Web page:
In a two-striker formation, however, there will be plenty of time to go around for Ronaldo, Icardi and Kean. Meanwhile, Dybala, Federico Bernardeschi and Aaron Ramsey are all capable of playing behind them as the side’s trequartista. As a whole, that’s an elite front-line, which unlike this past season, compliments each other.

On the other side of the debate, Icardi has typically been a negative locker room influence, and resorts to off-field antics when things don’t go his way. When he was stripped of the Inter captaincy, the Argentine sidelined himself with many dubious injuries and refused to train. Then, of course, there’s his agent and wife, Wanda Nara. Nara’s influence on Icardi over the years has only grown and she has shown no regard for Inter this past season.

Much like Icardi, Nara is quick to voice her discontent in public and often plays games on social media. The main fear is that this divisive duo may disrupt the harmony in Juventus’ locker room. With that being said, Icardi has never been part of a team with real leaders, and in Torino, he will have to answer to Gianluigi Buffon, Cristiano Ronaldo and Giorgio Chiellini among others. Rather than being tasked with leading the team like he was at Inter, Icardi’s sole focus will be on scoring goals.

The move to Juventus will also represent much more for Icardi. As Inter’s fiercest rivals, the former Sampdoria man will be joining the bianconeri with a point to prove. It’s not every day that one of the best strikers in the world is outcasted from a new coach’s plans. This chip on his shoulder will undoubtedly spur him to new heights and let’s not forget, Juventus have a decent track record with difficult characters. See: Carlos Tevez.

While Icardi has zero goals in open play in 2019, a red flag of its own, a lot of his poor form can be attributed to the fallout between him and Inter. Once he makes the switch, expect to see an eager and refreshed Icardi.

In terms of price, Inter are reportedly looking for 70 million euros for their star striker. However, due to Marotta’s recent comments, Juventus are confident they can close the deal for much less. If reports are to be believed, the Italian champions will soon table a bid in and around the 40-45 million euro range, and will look to close the deal closer to that mark than Inter’s valuation.

Considering the situation and Icardi’s willingness to join Juventus, the bianconeri would be foolish not to make a move. The Argentine is available cheaply, and is an elite number nine that could propel them to the next level. When presented with this type of opportunity on the mercato, you take it. Ronaldo has shown no signs of slowing down, but he won’t be able to lead the Juventus front-line forever either while the 26-year-old is frankly in his prime. Icardi’s arrival, in this sense, works both in the long-run and in the short-term. There’s a reason these rumours have emerged as much more than pure conjuncture. With the ball firmly in their court, Juventus are a few sales away from making Icardi to Juve a reality.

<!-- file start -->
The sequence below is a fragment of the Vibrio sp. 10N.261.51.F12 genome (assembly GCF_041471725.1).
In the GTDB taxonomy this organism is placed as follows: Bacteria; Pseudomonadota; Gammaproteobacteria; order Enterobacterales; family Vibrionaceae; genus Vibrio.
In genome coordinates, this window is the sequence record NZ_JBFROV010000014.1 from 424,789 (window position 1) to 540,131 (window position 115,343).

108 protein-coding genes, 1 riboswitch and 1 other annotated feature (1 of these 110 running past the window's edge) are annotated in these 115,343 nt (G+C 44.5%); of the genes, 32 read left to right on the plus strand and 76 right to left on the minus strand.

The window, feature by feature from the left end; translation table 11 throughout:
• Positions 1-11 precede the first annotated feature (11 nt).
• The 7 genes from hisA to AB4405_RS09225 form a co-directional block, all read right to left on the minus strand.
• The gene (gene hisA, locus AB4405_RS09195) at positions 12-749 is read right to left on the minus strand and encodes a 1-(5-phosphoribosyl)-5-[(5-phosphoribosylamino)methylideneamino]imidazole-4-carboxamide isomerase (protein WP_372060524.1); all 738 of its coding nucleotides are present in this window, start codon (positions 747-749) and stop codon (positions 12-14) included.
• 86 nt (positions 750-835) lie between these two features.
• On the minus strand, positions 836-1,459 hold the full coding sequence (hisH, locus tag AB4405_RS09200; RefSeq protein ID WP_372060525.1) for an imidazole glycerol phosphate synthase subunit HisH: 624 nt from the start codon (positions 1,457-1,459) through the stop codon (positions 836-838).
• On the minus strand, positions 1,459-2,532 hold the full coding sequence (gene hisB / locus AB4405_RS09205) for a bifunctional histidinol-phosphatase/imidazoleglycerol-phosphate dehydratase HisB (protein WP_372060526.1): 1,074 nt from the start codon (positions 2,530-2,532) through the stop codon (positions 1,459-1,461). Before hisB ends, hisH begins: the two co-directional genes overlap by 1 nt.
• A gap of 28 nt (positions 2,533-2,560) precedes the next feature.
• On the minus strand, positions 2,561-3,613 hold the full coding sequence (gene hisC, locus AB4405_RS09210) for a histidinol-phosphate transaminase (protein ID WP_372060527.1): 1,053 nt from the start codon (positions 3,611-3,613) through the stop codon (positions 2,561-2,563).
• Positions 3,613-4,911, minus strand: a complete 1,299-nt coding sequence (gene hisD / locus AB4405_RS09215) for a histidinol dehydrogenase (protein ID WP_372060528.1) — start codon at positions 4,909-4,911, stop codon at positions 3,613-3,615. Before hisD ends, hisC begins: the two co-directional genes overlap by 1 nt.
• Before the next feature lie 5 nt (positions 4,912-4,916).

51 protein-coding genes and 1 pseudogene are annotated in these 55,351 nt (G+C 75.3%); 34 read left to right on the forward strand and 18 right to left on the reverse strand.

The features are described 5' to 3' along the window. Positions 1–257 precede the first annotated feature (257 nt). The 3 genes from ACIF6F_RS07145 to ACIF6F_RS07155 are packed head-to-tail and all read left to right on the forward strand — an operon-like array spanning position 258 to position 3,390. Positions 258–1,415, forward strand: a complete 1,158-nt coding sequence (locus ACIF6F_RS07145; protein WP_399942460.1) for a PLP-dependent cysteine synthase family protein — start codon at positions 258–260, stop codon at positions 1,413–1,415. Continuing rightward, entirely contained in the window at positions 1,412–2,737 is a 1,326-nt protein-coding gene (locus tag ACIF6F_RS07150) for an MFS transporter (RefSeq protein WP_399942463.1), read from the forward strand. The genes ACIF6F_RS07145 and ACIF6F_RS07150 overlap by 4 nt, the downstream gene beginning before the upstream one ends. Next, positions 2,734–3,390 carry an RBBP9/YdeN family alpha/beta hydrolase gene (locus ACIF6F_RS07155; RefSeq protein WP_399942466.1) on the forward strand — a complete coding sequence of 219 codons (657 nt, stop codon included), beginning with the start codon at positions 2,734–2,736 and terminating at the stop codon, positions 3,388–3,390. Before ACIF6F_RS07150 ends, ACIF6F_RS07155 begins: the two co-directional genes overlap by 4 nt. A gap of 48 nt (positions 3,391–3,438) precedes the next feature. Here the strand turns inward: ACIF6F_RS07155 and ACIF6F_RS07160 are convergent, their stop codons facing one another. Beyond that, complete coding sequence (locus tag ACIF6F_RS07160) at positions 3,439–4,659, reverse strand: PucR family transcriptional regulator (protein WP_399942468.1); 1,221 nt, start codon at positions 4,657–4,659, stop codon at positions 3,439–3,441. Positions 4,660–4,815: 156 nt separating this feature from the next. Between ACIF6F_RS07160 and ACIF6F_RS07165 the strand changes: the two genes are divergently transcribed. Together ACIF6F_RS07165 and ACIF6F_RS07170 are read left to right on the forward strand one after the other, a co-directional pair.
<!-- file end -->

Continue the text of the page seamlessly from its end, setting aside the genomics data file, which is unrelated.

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Juventus resumes training and Sarri’s staff finalized

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Juventus practiced yesterday for the first time under Maurizio Sarri and was almost at full force, as only Cristiano Ronaldo and Blaise Matuidi will join later since they went deep in Nations League. There were no healthy scratches, so no sale is really imminent and nobody has been frozen out. Few players had a differentiated program due to injuries: Mattia Perin, who is recovering from shoulder surgery, Wojciech Szczesny and Sami Khedira, who went under the knife for knee clean-ups, Marko Pjaca, who tore his ACL in March, Aaron Ramsey, who suffered a thigh strain late in the year at Arsenal, and Douglas Costa, whose issue is unclear. Only Perin and Pjaca are in danger of missing time at the beginning of next season. Continue reading